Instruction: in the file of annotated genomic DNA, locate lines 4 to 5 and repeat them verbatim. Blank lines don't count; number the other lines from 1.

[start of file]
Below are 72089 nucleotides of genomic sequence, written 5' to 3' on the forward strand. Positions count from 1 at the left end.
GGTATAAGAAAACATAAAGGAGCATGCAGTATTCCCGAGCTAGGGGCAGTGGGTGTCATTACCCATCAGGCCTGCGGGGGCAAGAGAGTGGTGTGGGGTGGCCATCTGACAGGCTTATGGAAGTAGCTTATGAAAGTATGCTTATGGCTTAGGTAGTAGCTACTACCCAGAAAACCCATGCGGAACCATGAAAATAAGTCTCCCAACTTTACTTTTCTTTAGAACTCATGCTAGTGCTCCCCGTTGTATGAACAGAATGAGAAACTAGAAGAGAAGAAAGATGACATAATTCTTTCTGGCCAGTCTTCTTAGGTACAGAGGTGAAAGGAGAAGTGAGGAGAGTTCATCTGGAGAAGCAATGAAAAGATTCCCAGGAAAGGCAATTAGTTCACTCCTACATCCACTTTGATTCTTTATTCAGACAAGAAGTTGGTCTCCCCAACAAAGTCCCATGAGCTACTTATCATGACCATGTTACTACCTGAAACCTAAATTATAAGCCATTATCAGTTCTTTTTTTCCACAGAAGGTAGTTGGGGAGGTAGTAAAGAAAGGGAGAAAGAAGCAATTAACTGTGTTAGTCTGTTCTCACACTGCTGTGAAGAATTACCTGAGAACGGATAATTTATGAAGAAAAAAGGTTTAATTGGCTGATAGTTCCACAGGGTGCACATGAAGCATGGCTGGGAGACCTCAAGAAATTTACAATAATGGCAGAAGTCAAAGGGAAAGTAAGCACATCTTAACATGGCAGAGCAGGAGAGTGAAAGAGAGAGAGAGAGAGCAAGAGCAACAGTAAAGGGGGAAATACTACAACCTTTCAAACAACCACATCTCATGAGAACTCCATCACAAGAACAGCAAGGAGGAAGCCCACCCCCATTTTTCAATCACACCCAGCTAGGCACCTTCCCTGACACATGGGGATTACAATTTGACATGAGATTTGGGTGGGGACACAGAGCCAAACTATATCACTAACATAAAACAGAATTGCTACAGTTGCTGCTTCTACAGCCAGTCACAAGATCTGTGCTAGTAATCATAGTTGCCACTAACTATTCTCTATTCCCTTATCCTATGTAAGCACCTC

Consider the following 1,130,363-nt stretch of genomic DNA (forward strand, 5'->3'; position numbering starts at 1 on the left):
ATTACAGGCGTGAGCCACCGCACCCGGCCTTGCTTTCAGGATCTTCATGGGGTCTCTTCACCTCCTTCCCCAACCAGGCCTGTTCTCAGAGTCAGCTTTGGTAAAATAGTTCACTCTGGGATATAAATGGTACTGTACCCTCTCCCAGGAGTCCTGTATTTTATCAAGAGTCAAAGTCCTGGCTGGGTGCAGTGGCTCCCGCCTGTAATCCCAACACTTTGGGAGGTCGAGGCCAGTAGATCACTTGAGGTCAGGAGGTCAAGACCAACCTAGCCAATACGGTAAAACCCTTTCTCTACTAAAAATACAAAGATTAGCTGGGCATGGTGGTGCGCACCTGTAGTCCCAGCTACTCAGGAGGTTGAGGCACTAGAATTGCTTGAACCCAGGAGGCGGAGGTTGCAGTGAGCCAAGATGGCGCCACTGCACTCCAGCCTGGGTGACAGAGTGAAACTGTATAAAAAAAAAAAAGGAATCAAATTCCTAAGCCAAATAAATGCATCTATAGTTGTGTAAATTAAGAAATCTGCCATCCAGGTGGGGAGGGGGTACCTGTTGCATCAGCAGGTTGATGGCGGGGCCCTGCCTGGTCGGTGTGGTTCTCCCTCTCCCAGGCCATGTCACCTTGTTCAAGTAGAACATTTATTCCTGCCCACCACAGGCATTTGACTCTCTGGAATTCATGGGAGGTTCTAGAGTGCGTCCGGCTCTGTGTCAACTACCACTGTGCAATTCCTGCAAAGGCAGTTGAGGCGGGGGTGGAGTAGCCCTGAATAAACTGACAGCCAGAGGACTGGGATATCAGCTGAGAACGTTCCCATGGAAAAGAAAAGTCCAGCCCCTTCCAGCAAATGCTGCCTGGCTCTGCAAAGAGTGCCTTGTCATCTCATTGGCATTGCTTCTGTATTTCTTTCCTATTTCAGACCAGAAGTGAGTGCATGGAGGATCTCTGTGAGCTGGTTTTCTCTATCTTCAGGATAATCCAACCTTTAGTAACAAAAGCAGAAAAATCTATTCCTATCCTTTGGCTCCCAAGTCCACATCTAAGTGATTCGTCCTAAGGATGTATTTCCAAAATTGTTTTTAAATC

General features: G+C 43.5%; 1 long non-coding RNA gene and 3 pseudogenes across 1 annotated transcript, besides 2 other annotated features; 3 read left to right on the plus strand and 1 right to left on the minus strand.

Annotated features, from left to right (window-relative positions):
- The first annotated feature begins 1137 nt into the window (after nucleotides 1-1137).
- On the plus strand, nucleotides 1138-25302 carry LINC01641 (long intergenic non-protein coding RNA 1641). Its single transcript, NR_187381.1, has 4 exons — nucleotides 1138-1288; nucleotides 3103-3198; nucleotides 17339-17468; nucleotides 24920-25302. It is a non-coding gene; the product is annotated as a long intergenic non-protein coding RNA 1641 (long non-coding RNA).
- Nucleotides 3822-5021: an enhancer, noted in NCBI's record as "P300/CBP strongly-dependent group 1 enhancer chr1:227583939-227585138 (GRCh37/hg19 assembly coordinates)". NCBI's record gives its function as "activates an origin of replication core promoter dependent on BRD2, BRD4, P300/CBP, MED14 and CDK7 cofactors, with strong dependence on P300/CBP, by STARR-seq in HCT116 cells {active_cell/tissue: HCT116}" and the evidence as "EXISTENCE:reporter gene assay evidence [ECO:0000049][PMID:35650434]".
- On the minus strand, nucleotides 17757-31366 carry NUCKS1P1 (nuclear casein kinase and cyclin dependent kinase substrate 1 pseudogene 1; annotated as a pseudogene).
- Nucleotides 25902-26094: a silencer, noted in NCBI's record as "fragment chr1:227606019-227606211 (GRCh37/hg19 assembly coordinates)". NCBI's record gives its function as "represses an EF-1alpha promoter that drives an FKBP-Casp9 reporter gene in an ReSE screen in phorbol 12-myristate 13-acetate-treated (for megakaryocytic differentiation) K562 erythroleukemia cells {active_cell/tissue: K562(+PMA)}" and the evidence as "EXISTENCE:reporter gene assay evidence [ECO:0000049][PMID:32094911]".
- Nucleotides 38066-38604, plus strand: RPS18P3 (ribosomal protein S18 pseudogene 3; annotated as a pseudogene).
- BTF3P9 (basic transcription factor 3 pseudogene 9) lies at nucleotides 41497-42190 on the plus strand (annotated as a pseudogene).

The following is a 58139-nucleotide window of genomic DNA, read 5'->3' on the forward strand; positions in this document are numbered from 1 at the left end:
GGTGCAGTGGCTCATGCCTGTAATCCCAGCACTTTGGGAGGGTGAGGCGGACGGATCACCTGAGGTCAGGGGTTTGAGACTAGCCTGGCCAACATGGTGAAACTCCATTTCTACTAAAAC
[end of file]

ATTACAGGCGTGAGCCACCGCACCCGGCCTTGCTTTCAGGATCTTCATGGGGTCTCTTCACCTCCTTCCCCAACCAGGCCTGTTCTCAGAGTCAGCTTTGGTAAAATAGTTCACTCTGGGATATAAATGGTACTGTACCCTCTCCCAGGAGTCCTGTATTTTATCAAGAGTCAAAGTCCTGGCTGGGTGCAGTGGCTCCCGCCTGTAATCCCAACACTTTGGGAGGTCGAGGCCAGTAGATCACTTGAGGTCAGGAGGTCAAGACCAACCTAGCCAATACGGTAAAACCCTTTCTCTACTAAAAATACAAAGATTAGCTGGGCATGGTGGTGCGCACCTGTAGTCCCAGCTACTCAGGAGGTTGAGGCACTAGAATTGCTTGAACCCAGGAGGCGGAGGTTGCAGTGAGCCAAGATGGCGCCACTGCACTCCAGCCTGGGTGACAGAGTGAAACTGTATAAAAAAAAAAAAGGAATCAAATTCCTAAGCCAAATAAATGCATCTATAGTTGTGTAAATTAAGAAATCTGCCATCCAGGTGGGGAGGGGGTACCTGTTGCATCAGCAGGTTGATGGCGGGGCCCTGCCTGGTCGGTGTGGTTCTCCCTCTCCCAGGCCATGTCACCTTGTTCAAGTAGAACATTTATTCCTGCCCACCACAGGCATTTGACTCTCTGGAATTCATGGGAGGTTCTAGAGTGCGTCCGGCTCTGTGTCAACTACCACTGTGCAATTCCTGCAAAGGCAGTTGAGGCGGGGGTGGAGTAGCCCTGAATAAACTGACAGCCAGAGGACTGGGATATCAGCTGAGAACGTTCCCATGGAAAAGAAAAGTCCAGCCCCTTCCAGCAAATGCTGCCTGGCTCTGCAAAGAGTGCCTTGTCATCTCATTGGCATTGCTTCTGTATTTCTTTCCTATTTCAGACCAGAAGTGAGTGCATGGAGGATCTCTGTGAGCTGGTTTTCTCTATCTTCAGGATAATCCAACCTTTAGTAACAAAAGCAGAAAAATCTATTCCTATCCTTTGGCTCCCAAGTCCACATCTAAGTGATTCGTCCTAAGGATGTATTTCCAAAATTGTTTTTAAATC

General features: G+C 43.5%; 1 long non-coding RNA gene and 3 pseudogenes across 1 annotated transcript, besides 2 other annotated features; 3 read left to right on the plus strand and 1 right to left on the minus strand.